Being safe with fireworks and bonfires
18 October 2023

Being safe with fireworks and bonfires

Being safe with fireworks and bonfires

The lure of a blazing bonfire and dazzling fireworks displays against the night sky is irresistible to the crowds that gather in gardens and fields across the country on Bonfire Night, and it’s a brilliant opportunity to create a time when your group can come together and enjoy the experience.

These events should be enjoyed by everyone and to help you plan your event, here’s some tips that we’ve put together to ensure your evening is a sparkling success!

Be prepared ..

As with any event, careful planning is crucial and setting up a safe and well-supported site ensures a good evening for all.

  • If you are hiring a professional firework display team, get written confirmation of their public liability insurance. Alternatively, use someone with previous public firework display experience.
  • Choose a site with numerous exits, which must be clearly lit and signposted. The car park should be well away from the display area.
  • Put one person in overall control of the event, including health and safety, and everyone else must be fully aware of their duties and reporting lines.
  • Have qualified first-aiders on site who can be reached by radio.
  • Recruit adult stewards for crowd control. There must be at least two plus one for every 250 spectators. They should be in hi-vis clothing.
  • The bonfire and firework launch sites must be far apart, and both must be completely clear of buildings, wooden fences and other hazards.
  • Use a rope or strong barrier to keep spectators at a safe distance from the display area.
  • Keep suitable firefighting equipment at both the bonfire and firework display area.
  • Take time to inform the local fire brigade police and ambulance services about your event.

Show time

Fireworks are breath taking but ensure that you have the necessary measures in place to minimise the risk to all ..

  • Only buy fireworks with the European standard “CE” mark, which proves they have been rigorously tested.
  • Do not allow spectators to bring their own fireworks.
  • Keep all fireworks in a metal box and only use them one at a time.
  • Always read and follow the manufacturer’s instructions.
  • Only use official launching tubes for rockets and direct them away from spectators. 
  • Keep all naked flames, including cigarettes, away from the fireworks.
  • Never put fireworks on the bonfire!
  • Light fireworks at arm’s length using a long taper, and then stand well back.
  • Do not return to a firework once it has been lit or if it fails to ignite.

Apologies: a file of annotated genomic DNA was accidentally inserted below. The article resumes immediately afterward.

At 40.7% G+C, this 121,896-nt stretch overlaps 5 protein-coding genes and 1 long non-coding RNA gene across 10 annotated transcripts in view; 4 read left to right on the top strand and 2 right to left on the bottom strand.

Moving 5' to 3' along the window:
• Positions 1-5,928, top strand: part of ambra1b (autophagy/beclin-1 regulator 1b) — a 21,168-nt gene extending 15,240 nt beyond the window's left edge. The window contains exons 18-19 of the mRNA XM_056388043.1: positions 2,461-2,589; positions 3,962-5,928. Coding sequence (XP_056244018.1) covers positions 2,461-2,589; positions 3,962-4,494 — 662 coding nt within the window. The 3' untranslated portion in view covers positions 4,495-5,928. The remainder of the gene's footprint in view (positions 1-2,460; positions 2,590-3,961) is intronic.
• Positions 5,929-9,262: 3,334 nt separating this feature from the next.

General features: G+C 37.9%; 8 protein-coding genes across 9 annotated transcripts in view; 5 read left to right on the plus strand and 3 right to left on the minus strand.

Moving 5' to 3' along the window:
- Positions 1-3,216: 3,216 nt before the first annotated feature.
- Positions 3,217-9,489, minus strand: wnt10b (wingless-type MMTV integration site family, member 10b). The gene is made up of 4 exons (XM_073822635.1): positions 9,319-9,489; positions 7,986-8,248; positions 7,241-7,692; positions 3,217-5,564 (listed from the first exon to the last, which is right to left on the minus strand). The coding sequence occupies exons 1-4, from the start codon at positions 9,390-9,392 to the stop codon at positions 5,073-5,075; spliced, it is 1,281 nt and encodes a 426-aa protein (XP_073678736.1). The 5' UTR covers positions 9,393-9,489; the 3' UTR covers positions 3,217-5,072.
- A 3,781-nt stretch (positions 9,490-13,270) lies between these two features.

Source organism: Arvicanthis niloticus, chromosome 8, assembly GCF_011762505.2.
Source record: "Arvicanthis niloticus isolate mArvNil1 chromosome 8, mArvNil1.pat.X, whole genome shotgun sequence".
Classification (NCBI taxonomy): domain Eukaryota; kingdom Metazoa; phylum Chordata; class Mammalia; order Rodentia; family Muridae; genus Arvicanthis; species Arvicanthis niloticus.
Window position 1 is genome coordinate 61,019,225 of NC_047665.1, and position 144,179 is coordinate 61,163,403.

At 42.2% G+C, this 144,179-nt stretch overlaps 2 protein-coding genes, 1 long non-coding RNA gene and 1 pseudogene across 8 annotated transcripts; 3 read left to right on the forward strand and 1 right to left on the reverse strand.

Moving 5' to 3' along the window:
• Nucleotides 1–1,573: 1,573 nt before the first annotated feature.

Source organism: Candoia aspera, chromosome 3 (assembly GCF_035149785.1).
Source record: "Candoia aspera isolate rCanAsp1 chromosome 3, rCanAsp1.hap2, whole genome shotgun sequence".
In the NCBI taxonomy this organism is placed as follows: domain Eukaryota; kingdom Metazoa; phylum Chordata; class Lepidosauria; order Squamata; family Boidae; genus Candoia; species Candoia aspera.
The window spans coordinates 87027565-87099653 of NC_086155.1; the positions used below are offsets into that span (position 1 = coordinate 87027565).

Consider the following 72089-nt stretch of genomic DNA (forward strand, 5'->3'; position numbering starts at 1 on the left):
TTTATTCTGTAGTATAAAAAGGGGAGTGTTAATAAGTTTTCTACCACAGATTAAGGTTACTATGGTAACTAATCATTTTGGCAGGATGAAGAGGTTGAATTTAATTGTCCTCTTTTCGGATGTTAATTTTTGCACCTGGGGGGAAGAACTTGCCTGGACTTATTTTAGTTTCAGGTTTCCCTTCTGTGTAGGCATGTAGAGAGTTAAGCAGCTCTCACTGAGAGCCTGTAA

• By law, firework displays must finish by 11pm (12pm on Bonfire Night, 1am at New Year)

Around the bonfire

The sight of giant flames licking the sky is entrancing, but should be relished responsibly:

  • Place an experienced adult in charge of the bonfire, with suitable deputy or support.
  • Ensure all children are supervised.
  • The fire should be a manageable size and carefully constructed so it is stable.
  • Do not put rubbish on the fire and do not use solvents to light it.
  • Check under the bonfire for pets and wildlife (especially hedgehogs!) before lighting.
  • Afterwards, pour water on the fire and ensure embers are fully extinguished before leaving.

When the smoke clears

After the big finale (and thunderous applause), it’s important to get everyone home safely and clear up carefully.

  • Be careful when you pick up used fireworks (spent or duds) and wear gloves and goggles. 
  • Fully exploded fireworks can be put in the bin if they are cold.
  • Leave all misfired or failed fireworks for 30 minutes before lifting and immersing in water.
  • Do not remove failed rockets or mines from mortar tubes. Fill the tubes with water overnight and empty them the next day.
  • Keep spectators away from the bonfire, firework display and fallout zone until cleared.

Further information

Further guidance is available from the government Health and Safety Executive and the Royal Society for the Prevention of Accidents.

Scout groups, districts and counties should also check the advice on the Scouts Fireworks Safety page and their video.

Insurance cover for Scout bonfire and firework display

Fireworks displays are often cancelled due to bad weather. So, perhaps consider an Event Cancellation & Abandonment policy to cover your investment, if your event has to be cancelled for reasons outside of your control or the cover any fundraising cash.

Our Insurance for Scout Bonfire and Firework Displays page may offer some help and our team of friendly experts are just a call away. We're all about ensuring your organisation is well protected.

So, if you ever have questions or need help with insurance, don't hesitate to reach out. Your peace of mind is our priority, and we promise we won't make it sound like rocket science.

When it comes to insurance, we've got your back – today and always!